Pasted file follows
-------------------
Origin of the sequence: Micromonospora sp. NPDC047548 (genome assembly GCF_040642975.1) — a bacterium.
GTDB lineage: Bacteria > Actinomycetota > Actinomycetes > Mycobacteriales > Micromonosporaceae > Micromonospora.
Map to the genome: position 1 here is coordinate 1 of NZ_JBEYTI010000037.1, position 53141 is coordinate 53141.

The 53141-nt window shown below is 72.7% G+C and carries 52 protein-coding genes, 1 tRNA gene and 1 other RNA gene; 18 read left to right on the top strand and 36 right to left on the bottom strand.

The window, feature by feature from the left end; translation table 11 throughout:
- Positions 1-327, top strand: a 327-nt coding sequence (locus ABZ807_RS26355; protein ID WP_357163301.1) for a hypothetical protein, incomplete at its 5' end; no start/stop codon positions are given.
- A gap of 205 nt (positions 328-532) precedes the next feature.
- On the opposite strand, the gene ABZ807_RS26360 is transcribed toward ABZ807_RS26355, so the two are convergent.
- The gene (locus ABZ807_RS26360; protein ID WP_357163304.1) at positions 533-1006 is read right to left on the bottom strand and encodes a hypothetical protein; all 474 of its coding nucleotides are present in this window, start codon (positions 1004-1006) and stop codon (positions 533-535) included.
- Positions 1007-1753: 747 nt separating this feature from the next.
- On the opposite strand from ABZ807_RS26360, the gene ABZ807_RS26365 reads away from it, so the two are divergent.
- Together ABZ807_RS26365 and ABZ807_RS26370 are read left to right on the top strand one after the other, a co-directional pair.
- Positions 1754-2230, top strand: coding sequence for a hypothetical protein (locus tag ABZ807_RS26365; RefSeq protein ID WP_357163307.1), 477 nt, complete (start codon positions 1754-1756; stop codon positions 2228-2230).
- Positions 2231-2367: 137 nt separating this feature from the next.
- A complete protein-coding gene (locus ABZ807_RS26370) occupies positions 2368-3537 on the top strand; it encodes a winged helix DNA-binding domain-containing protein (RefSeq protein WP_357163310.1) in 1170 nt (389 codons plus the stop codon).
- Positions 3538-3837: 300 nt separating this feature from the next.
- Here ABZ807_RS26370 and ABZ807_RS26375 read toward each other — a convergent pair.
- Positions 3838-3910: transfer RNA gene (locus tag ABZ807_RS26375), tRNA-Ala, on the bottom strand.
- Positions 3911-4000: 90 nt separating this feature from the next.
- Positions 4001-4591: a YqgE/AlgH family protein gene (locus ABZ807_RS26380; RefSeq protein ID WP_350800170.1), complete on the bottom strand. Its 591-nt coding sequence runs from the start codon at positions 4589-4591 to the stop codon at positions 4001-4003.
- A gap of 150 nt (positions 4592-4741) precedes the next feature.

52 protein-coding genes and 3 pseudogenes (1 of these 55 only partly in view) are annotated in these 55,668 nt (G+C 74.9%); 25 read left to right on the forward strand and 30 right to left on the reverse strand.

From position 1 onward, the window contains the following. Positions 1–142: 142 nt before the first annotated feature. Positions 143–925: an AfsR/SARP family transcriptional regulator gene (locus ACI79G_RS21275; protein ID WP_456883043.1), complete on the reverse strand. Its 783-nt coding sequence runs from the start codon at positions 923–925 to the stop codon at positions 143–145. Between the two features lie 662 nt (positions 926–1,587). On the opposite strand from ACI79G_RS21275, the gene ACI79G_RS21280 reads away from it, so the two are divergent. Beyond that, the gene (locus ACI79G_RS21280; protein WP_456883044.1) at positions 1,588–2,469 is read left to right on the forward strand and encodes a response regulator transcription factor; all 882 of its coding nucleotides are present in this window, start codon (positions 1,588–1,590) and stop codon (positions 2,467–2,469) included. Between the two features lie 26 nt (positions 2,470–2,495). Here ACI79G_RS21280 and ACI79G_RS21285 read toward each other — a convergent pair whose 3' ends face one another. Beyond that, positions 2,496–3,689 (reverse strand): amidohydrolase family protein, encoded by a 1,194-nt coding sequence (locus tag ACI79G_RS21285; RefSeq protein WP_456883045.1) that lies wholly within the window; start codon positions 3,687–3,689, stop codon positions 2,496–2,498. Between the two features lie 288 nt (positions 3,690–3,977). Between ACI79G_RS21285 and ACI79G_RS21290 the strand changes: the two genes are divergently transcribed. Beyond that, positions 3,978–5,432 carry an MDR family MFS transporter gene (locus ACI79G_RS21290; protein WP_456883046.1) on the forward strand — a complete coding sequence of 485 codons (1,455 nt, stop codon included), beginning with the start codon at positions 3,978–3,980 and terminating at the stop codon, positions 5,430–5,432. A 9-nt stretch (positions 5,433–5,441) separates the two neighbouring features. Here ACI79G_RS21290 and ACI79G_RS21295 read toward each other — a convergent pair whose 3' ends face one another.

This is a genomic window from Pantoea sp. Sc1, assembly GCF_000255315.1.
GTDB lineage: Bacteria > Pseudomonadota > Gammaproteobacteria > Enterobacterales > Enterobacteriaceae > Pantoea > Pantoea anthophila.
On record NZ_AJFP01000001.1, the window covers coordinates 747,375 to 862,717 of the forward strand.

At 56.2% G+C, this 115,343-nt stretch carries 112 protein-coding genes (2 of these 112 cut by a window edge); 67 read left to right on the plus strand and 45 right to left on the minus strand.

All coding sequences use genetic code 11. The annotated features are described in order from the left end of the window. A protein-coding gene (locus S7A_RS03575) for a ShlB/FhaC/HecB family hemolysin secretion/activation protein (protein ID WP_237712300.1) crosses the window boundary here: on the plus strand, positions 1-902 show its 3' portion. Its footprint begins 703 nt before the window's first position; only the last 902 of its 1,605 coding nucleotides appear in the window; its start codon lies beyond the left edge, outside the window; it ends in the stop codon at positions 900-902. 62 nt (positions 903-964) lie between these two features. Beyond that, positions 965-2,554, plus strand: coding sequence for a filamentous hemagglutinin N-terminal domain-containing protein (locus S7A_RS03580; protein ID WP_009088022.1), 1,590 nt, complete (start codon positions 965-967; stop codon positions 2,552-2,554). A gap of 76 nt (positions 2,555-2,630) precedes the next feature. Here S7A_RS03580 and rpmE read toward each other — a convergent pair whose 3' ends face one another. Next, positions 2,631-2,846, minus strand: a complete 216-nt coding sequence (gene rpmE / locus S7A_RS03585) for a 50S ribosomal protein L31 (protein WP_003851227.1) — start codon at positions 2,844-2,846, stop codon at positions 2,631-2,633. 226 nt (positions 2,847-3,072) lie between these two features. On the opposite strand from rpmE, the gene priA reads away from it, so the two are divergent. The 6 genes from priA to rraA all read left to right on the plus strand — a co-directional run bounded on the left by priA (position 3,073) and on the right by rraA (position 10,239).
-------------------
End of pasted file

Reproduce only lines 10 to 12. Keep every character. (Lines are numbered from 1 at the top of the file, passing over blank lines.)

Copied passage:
- Positions 1007-1753: 747 nt separating this feature from the next.
- On the opposite strand from ABZ807_RS26360, the gene ABZ807_RS26365 reads away from it, so the two are divergent.
- Together ABZ807_RS26365 and ABZ807_RS26370 are read left to right on the top strand one after the other, a co-directional pair.